Our Products & Services segment is comprised of our distribution services and therapeutic solutions businesses. As a leading provider of O&P products in the United States, we engage in the distribution of a broad catalog of O&P parts, componentry, and devices to independent O&P providers nationwide. The other business in our Products & Services segment is our therapeutic solutions business, which develops specialized rehabilitation technologies and provides evidence-based clinical programs for post-acute rehabilitation to patients at approximately 3,900 skilled nursing and post-acute providers nationwide.

For the three months ended March 31, 2021, our net revenues were $237.5 million and we recorded net loss of $3.3 million. For the three months ended March 31, 2020, our net revenues were $233.7 million and we recorded net loss of $15.7 million.

Industry Overview

We estimate that approximately $4.3 billion is spent in the United States each year for prescription-based O&P products and services through O&P clinics. We believe our Patient Care segment currently accounts for approximately 21% of the market, providing a comprehensive portfolio of orthotic, prosthetic, and post-operative solutions to patients in acute, post-acute, and patient care clinic settings.

The O&P patient care services market in the United States is highly fragmented and is characterized by regional and local independent O&P businesses operated predominantly by independent operators, but also including two O&P product manufacturers with substantial international patient care services operations. We do not believe that any single competitor accounts for 2% or more of the nation’s total estimated O&P clinic revenues.

The industry is characterized by stable, recurring revenues, primarily resulting from new patients as well as the need for periodic replacement and modification of O&P devices. We anticipate that the demand for O&P services will continue to grow as the nation’s population increases, and as a result of several trends, including the aging of the U.S. population, there will be an increase in the prevalence of disease-related disability and the demand for new and advanced devices. We believe the typical replacement time for prosthetic devices is three to five years, while the typical replacement time for orthotic devices varies, depending on the device.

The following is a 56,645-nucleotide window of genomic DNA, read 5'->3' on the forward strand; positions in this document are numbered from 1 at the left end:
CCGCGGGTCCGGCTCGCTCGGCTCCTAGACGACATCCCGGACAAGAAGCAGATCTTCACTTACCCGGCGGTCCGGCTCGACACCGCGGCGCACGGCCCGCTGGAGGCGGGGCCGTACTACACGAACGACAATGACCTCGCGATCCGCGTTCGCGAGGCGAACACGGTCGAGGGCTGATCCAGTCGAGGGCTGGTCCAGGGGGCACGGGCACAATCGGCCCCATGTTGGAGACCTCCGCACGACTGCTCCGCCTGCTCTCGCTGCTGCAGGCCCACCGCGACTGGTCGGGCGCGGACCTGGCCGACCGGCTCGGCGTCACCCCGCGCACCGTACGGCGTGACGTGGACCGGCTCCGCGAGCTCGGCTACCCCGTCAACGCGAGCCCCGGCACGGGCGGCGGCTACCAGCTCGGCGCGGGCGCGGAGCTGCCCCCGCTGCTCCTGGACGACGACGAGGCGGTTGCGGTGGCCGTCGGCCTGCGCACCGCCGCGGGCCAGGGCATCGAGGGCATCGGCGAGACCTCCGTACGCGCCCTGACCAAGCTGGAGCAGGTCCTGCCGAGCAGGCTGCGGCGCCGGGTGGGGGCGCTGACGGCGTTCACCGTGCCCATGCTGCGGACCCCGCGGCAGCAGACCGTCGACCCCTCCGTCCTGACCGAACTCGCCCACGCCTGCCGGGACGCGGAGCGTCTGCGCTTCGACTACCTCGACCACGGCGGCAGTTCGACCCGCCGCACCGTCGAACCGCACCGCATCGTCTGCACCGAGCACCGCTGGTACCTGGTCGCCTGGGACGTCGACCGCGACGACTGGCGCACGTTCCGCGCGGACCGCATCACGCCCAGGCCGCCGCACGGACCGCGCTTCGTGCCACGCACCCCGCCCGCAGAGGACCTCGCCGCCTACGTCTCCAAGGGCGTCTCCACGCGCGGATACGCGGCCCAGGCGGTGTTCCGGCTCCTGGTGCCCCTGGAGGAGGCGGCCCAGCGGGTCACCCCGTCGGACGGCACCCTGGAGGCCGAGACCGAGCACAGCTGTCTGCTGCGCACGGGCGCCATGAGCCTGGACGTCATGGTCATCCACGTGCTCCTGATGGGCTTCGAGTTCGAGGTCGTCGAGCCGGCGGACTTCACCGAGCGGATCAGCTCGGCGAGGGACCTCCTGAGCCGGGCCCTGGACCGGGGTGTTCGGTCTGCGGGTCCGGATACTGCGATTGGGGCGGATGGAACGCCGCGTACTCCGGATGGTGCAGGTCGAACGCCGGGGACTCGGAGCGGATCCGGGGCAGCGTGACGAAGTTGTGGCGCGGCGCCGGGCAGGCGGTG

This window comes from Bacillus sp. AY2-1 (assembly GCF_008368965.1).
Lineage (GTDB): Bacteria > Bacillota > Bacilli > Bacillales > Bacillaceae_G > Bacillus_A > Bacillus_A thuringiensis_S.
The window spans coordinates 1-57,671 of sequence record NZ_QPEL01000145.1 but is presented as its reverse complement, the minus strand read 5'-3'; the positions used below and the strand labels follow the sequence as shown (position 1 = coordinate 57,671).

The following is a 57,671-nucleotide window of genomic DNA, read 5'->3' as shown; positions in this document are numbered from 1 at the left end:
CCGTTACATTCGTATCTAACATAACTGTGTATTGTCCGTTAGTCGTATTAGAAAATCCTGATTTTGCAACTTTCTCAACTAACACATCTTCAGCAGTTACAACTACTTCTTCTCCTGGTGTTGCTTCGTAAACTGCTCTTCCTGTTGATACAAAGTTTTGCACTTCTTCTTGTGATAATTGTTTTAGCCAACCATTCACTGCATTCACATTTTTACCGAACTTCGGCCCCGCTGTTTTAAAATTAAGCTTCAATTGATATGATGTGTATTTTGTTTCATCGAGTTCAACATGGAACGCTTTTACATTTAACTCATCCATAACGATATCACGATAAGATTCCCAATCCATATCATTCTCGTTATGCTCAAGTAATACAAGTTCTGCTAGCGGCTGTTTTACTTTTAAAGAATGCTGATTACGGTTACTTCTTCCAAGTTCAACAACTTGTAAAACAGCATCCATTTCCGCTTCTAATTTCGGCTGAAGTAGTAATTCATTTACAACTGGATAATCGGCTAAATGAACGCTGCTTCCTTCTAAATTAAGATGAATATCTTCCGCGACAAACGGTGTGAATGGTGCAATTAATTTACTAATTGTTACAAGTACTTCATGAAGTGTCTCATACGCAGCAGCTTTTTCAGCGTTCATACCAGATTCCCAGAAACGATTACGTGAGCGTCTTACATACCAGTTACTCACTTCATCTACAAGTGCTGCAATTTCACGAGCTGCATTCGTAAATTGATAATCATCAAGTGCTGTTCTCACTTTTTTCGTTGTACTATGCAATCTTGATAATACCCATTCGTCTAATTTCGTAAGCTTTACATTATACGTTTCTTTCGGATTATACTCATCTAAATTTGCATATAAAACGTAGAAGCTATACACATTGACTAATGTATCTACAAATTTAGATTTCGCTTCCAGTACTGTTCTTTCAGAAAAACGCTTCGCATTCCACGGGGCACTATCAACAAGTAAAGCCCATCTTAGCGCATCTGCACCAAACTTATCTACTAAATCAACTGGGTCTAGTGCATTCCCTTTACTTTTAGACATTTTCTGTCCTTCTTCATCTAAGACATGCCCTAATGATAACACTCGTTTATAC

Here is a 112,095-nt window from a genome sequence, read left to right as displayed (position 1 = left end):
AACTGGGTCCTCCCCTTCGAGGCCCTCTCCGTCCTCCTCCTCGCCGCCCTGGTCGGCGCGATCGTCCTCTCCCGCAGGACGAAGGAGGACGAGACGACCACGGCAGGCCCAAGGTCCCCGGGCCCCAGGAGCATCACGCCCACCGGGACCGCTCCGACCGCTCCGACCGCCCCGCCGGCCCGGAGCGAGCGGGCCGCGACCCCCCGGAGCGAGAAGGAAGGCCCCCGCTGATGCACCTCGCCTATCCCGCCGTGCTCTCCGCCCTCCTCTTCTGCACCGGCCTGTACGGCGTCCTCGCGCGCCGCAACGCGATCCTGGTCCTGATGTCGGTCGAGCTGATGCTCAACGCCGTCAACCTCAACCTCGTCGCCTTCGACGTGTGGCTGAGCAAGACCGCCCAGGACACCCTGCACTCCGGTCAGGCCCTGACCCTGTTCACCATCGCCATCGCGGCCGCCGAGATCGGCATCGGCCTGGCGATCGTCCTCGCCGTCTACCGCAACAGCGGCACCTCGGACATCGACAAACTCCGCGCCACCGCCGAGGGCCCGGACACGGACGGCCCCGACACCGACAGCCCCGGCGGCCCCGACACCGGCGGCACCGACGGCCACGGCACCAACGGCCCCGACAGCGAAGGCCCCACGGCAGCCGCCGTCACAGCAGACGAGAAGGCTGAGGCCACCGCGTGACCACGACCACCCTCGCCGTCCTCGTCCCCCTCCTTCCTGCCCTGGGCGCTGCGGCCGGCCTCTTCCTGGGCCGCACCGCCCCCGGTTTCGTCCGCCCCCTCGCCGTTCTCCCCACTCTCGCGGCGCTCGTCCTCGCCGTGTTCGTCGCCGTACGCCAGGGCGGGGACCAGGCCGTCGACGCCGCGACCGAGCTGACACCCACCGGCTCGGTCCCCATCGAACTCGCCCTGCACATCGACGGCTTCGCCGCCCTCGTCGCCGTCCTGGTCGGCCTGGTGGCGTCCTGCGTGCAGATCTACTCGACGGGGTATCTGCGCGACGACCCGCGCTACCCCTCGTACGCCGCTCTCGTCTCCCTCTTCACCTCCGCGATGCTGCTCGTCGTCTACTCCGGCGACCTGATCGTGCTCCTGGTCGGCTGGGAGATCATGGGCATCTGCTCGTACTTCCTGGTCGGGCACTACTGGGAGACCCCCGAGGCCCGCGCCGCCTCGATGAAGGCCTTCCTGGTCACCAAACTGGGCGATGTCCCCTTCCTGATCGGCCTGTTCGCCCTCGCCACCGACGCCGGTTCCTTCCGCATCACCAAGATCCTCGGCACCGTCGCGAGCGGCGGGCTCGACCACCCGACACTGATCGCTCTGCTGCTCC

We estimate that approximately $1.8 billion is spent in the United States each year by providers of O&P patient care services for the O&P products, components, devices, and supplies used in their businesses. Our Products & Services segment distributes to independent providers of O&P services. We estimate that our distribution sales account for approximately 9% of the market for O&P products, components, devices, and supplies (excluding sales to our Patient Care segment).

We estimate the market for rehabilitation technologies, integrated clinical programs, and clinician training in skilled nursing facilities (“SNFs”) to be approximately $150 million annually. We currently provide these products and services to approximately 24% of the estimated 15,000 SNFs located in the U.S. We estimate the market for rehabilitation technologies, clinical programs, and training within the broader post-acute rehabilitation markets to be approximately $400 million annually. We do not currently provide a meaningful amount of products and services to this broader market.